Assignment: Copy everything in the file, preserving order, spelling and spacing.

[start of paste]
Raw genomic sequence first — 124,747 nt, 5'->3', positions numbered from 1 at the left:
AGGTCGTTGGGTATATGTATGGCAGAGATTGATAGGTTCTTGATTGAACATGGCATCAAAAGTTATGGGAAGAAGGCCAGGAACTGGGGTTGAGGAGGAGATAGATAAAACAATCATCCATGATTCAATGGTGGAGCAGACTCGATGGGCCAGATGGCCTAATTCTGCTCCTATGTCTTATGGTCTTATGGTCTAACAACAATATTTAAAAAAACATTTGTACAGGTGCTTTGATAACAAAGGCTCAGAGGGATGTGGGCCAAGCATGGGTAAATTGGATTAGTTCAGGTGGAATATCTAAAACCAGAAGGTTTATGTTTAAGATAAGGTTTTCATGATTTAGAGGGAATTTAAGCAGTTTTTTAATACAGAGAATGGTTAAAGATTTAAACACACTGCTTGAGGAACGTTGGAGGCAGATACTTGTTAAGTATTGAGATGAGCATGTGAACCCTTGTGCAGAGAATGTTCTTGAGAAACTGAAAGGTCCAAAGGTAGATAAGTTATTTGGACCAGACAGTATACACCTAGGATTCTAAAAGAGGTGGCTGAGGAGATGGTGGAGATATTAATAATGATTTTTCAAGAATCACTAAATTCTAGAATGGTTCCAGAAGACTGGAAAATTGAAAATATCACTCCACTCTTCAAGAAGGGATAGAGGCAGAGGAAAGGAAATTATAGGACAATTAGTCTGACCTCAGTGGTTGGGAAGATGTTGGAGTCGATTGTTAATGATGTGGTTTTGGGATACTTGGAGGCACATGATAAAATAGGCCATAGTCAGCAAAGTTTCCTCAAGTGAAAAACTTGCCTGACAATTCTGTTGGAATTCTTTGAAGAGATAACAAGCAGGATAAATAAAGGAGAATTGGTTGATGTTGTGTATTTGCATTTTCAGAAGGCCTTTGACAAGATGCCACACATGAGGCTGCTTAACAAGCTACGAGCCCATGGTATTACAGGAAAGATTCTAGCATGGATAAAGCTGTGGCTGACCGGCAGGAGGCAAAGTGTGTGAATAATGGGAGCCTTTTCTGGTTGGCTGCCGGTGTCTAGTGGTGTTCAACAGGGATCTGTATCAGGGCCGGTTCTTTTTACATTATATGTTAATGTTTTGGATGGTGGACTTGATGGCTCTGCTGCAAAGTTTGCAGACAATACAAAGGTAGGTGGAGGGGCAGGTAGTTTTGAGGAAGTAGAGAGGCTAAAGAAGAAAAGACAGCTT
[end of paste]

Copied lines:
Raw genomic sequence first — 124,747 nt, 5'->3', positions numbered from 1 at the left:
AGGTCGTTGGGTATATGTATGGCAGAGATTGATAGGTTCTTGATTGAACATGGCATCAAAAGTTATGGGAAGAAGGCCAGGAACTGGGGTTGAGGAGGAGATAGATAAAACAATCATCCATGATTCAATGGTGGAGCAGACTCGATGGGCCAGATGGCCTAATTCTGCTCCTATGTCTTATGGTCTTATGGTCTAACAACAATATTTAAAAAAACATTTGTACAGGTGCTTTGATAACAAAGGCTCAGAGGGATGTGGGCCAAGCATGGGTAAATTGGATTAGTTCAGGTGGAATATCTAAAACCAGAAGGTTTATGTTTAAGATAAGGTTTTCATGATTTAGAGGGAATTTAAGCAGTTTTTTAATACAGAGAATGGTTAAAGATTTAAACACACTGCTTGAGGAACGTTGGAGGCAGATACTTGTTAAGTATTGAGATGAGCATGTGAACCCTTGTGCAGAGAATGTTCTTGAGAAACTGAAAGGTCCAAAGGTAGATAAGTTATTTGGACCAGACAGTATACACCTAGGATTCTAAAAGAGGTGGCTGAGGAGATGGTGGAGATATTAATAATGATTTTTCAAGAATCACTAAATTCTAGAATGGTTCCAGAAGACTGGAAAATTGAAAATATCACTCCACTCTTCAAGAAGGGATAGAGGCAGAGGAAAGGAAATTATAGGACAATTAGTCTGACCTCAGTGGTTGGGAAGATGTTGGAGTCGATTGTTAATGATGTGGTTTTGGGATACTTGGAGGCACATGATAAAATAGGCCATAGTCAGCAAAGTTTCCTCAAGTGAAAAACTTGCCTGACAATTCTGTTGGAATTCTTTGAAGAGATAACAAGCAGGATAAATAAAGGAGAATTGGTTGATGTTGTGTATTTGCATTTTCAGAAGGCCTTTGACAAGATGCCACACATGAGGCTGCTTAACAAGCTACGAGCCCATGGTATTACAGGAAAGATTCTAGCATGGATAAAGCTGTGGCTGACCGGCAGGAGGCAAAGTGTGTGAATAATGGGAGCCTTTTCTGGTTGGCTGCCGGTGTCTAGTGGTGTTCAACAGGGATCTGTATCAGGGCCGGTTCTTTTTACATTATATGTTAATGTTTTGGATGGTGGACTTGATGGCTCTGCTGCAAAGTTTGCAGACAATACAAAGGTAGGTGGAGGGGCAGGTAGTTTTGAGGAAGTAGAGAGGCTAAAGAAGAAAAGACAGCTT